85% of the world’s oyster reefs are now gone! This alarming and sad statistic, is due to the destruction of habitat, overfishing, and water pollution. This is worrying, because not only do oyster reefs have many important functions, but once a reef is gone, it is very hard for a new one to grow in its place. Despite that, researchers and volunteers in South Carolina are now installing a new product that can hopefully help new reefs grow: oyster castles! Although it remains to be seen whether these oyster castles can stand the test of time, short-term results seem to suggest they can help new reefs grow.
Why We Should Be Worried
Oyster reefs have many important roles. For example, oysters filter the water they live in, making it more clear and livable for other marine life. Oyster reefs also act as barriers against forceful waves, protecting the shoreline from erosion. Small marine organisms like crabs and small fish live in oyster reefs as well. They also serve a crucial role economically since many people depend on oysters as a source of income. Globally, oyster fishing made almost 700 million USD in 2012 alone.
The importance of oysters makes the worldwide loss of reefs worrying, but the difficulty that oyster reefs have in growing back adds to this concern greatly. Unlike the adult oysters most people are familiar with, baby oysters swim around freely. Eventually, they attach to a hard surface and become non-moving adults. Oyster reefs, which are made of thousands of connected adult oysters, provide a big enough surface for thousands more baby oysters to attach and keep the reef growing. However, when oyster reefs disappear, there are not that many hard surfaces left that have room for enough oysters to make a reef. Hence, when you lose all the reefs in one part of the world, they may never come back.
Enter oyster castles
Oyster castles are large structures, which could provide a big and hard enough base for new reefs to form. These castles are made of mixed cement blocks put together like Legos. Joy Brown of the Nature Conservancy, and teams of various volunteers, have spearheaded the installation of multiple castles across intertidal areas in South Carolina. The idea is that these castles will provide a large enough surface for thousands of oyster larvae to attach, and begin a new reef.
Although Joy is still waiting on long-term results, early results are encouraging. Thousands of connected oysters have been seen growing on these castles, demonstrating the number of oysters needed to form a new reef. These castles have even shown an ability to prevent shoreline erosion. In addition, numerous other species have begun to use these oyster-laden castles as habitat. These are all characteristics one would expect from natural oyster reefs, suggesting oyster castles are doing a good job of restoring coastal reefs.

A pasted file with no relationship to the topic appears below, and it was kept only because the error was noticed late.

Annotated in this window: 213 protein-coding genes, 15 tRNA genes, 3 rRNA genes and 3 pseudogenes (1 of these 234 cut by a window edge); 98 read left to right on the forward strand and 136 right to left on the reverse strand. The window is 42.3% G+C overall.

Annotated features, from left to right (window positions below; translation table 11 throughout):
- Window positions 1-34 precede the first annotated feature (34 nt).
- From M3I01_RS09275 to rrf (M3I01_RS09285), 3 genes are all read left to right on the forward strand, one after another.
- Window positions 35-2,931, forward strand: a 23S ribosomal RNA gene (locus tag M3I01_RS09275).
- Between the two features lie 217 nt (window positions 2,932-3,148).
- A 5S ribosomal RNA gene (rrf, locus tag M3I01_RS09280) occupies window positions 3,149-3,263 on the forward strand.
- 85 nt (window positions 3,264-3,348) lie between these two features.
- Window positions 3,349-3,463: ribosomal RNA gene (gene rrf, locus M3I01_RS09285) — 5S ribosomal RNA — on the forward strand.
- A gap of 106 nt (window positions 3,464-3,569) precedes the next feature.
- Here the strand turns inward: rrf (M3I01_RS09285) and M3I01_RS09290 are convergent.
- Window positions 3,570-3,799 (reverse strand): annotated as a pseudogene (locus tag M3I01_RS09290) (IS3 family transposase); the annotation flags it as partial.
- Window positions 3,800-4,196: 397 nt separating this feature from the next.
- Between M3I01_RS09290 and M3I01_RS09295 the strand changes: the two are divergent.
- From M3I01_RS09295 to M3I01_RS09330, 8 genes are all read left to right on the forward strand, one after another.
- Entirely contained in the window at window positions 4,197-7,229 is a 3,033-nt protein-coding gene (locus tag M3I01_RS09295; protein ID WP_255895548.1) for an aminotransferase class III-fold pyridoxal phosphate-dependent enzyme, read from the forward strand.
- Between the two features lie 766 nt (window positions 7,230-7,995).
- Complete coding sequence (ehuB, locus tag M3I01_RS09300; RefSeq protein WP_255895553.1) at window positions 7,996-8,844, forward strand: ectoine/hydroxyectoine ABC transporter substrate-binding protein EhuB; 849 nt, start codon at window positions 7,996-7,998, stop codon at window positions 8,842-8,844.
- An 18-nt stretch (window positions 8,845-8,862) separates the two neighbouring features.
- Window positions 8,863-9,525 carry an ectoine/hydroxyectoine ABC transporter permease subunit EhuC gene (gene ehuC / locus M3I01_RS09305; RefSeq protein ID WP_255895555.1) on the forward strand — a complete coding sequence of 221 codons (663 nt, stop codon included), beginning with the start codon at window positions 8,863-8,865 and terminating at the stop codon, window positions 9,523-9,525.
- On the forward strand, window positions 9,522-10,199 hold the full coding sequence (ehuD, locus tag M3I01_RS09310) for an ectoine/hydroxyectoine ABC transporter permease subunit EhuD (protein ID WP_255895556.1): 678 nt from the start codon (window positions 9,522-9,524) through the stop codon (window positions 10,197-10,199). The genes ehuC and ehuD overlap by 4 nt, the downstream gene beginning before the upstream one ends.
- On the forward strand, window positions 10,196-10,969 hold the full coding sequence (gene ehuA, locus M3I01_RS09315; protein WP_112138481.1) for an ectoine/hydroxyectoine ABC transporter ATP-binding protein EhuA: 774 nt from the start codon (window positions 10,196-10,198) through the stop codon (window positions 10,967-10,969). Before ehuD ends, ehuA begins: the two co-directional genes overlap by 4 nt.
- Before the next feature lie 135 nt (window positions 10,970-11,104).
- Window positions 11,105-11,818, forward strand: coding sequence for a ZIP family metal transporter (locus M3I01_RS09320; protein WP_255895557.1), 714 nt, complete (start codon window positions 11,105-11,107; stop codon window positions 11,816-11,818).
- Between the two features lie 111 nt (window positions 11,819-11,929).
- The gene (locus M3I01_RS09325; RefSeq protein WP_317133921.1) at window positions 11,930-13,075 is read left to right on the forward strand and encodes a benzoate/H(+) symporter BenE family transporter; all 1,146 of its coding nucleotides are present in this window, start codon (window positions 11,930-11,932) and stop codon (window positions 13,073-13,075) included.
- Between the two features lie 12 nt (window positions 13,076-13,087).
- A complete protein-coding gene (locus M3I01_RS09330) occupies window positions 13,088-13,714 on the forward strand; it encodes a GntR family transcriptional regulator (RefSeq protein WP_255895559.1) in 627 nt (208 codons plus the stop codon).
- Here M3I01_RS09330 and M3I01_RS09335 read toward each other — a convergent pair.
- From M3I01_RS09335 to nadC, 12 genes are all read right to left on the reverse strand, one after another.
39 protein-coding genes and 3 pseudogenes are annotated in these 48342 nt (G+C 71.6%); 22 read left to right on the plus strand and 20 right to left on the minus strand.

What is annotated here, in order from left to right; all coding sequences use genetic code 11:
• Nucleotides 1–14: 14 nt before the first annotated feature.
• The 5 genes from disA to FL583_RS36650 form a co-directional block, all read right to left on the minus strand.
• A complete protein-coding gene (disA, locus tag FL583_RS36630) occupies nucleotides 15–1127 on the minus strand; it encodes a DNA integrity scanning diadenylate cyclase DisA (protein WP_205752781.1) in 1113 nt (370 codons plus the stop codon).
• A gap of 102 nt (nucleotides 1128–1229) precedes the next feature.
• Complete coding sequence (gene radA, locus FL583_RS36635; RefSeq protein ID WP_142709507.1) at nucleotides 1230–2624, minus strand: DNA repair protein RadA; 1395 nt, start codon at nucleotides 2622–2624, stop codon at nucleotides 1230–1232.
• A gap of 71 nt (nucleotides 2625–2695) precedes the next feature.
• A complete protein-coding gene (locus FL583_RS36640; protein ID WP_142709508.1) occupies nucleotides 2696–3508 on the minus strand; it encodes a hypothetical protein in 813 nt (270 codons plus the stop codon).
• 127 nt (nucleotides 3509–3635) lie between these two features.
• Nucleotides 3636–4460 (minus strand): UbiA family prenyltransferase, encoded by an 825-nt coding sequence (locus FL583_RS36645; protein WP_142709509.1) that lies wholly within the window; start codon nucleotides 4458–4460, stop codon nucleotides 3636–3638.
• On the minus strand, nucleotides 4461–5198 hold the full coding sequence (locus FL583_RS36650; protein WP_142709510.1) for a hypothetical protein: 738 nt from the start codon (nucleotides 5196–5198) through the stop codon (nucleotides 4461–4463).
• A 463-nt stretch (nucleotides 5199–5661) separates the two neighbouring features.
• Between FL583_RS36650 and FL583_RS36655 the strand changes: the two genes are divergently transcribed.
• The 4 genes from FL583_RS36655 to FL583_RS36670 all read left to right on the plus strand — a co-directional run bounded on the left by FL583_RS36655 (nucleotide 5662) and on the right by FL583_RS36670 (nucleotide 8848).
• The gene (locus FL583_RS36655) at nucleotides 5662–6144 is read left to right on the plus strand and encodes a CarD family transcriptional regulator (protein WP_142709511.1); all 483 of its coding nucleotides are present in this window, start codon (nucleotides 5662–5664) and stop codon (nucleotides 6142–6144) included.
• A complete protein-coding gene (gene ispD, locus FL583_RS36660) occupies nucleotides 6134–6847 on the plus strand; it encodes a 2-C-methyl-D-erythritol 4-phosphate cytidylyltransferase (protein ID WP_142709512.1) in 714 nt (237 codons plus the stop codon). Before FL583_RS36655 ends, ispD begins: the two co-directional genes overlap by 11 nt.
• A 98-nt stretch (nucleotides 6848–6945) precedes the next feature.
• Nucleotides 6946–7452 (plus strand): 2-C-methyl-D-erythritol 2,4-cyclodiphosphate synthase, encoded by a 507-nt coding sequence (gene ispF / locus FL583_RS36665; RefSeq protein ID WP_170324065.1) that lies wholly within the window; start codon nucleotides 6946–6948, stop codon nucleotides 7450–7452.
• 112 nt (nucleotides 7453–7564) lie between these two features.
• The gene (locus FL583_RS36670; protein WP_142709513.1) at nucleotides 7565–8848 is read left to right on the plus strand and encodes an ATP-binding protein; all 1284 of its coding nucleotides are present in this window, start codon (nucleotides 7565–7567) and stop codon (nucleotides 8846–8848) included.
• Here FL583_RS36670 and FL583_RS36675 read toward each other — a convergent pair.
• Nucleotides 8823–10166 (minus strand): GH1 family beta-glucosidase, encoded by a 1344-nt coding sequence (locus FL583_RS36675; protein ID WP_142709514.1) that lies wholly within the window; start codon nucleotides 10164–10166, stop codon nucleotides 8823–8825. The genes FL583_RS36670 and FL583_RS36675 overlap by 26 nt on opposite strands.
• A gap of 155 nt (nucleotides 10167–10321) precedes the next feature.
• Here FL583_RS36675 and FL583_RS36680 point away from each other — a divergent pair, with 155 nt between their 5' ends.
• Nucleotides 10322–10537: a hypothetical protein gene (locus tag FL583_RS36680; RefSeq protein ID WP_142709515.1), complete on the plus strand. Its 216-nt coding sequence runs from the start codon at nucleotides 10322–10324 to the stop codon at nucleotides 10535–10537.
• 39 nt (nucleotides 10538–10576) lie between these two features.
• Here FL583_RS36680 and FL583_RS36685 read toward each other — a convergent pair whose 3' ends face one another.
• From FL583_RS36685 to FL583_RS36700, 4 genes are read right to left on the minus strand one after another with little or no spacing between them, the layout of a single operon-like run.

Success or Sham?
Despite the fact that oyster castles appear to have had many positive effects on their environment, their continued success may face some obstacles. In comparison to other structures that prevent shoreline erosion, such as seawalls and jetties, installation of oyster castles can cost thousands of dollars more and permits to build them are much more difficult to obtain. This, combined with the fact that their current lifespan is not known could deter cities from placing them on their shores.
Supporters of the oyster castles have addressed concerns over oyster castle longevity.
“The theory is that the oysters, over time, will continue to build their shell bed over the previous layers so the castle becomes a living, growing oyster reef”
– Rob Rinehart, Allied Concrete
The use of oyster castles is still very new and their effects must continue to be monitored in order to evaluate their success. However, these simple structures are providing valuable habitat for many marine species that seawalls and jetties do not provide, while having the same shoreline stabilization benefits.
If oyster castles continue to yield the positive results that have been seen to date, they could be a promising solution to oyster declines around the globe.
Want to Help Marvin the Oyster Larva?
Recycle oyster shells! You can help oysters take a step in the right direction by supporting oyster shell recycling. Next time you see oysters on the menu at a restaurant be sure to ask whether the restaurant recycles its shells before you order. Returning shells to their natural environment helps oyster populations grow and thrive and keeps these pieces of an essential ecosystem out of landfills.
Collen, B., Bohm, M., Kemp, R., & Ballie, J. E. M. (2012). Spineless: Status and trends of the world’s invertebrates. (). United Kingdom: Zoological Society of London.
Brown, J. (2013). Final Report: Continuation and expansion of oyster reef enhancement efforts using oyster castles on Jeremy Island, South Carolina USA. The Nature Conservancy / NOAA Restoration Center.
Hill, J., Perez, D., & Hoffman, K. (2012). Phase II on north island: Tom yawkey wildlife center living shorelines project, winyah bay, georgetown, SC. (). South Carolina: Nature Conservancy.
Harris, S. M., & Tyson, S. L. (2014). Palmetto plantation oyster castle reef survey. (). South Carolina: College of Charleston.
The Nature Conservancy in South Carolina – Update: Oyster Reef Restoration at Jeremy Island | The Nature Conservancy. (n.d.). Retrieved November 23, 2014, from http://www.nature.org/ourinitiatives/regions/northamerica/unitedstates/southcarolina/howwework/a-new-reef.xml
Kroeger, T. (2012). Dollars and sense: Economic benefits and impacts from two oyster reef restoration projects in the northern gulf of mexico Nature Conservancy.
Schulte, D. M., Burke, R. P., & Lipcius, R. N. (2009). Unprecedented restoration of a native oyster metapopulation. Science, 325(5944), 1124-1128.
National Marine Fisheries Service. (2012). Fishery statistics NOAA.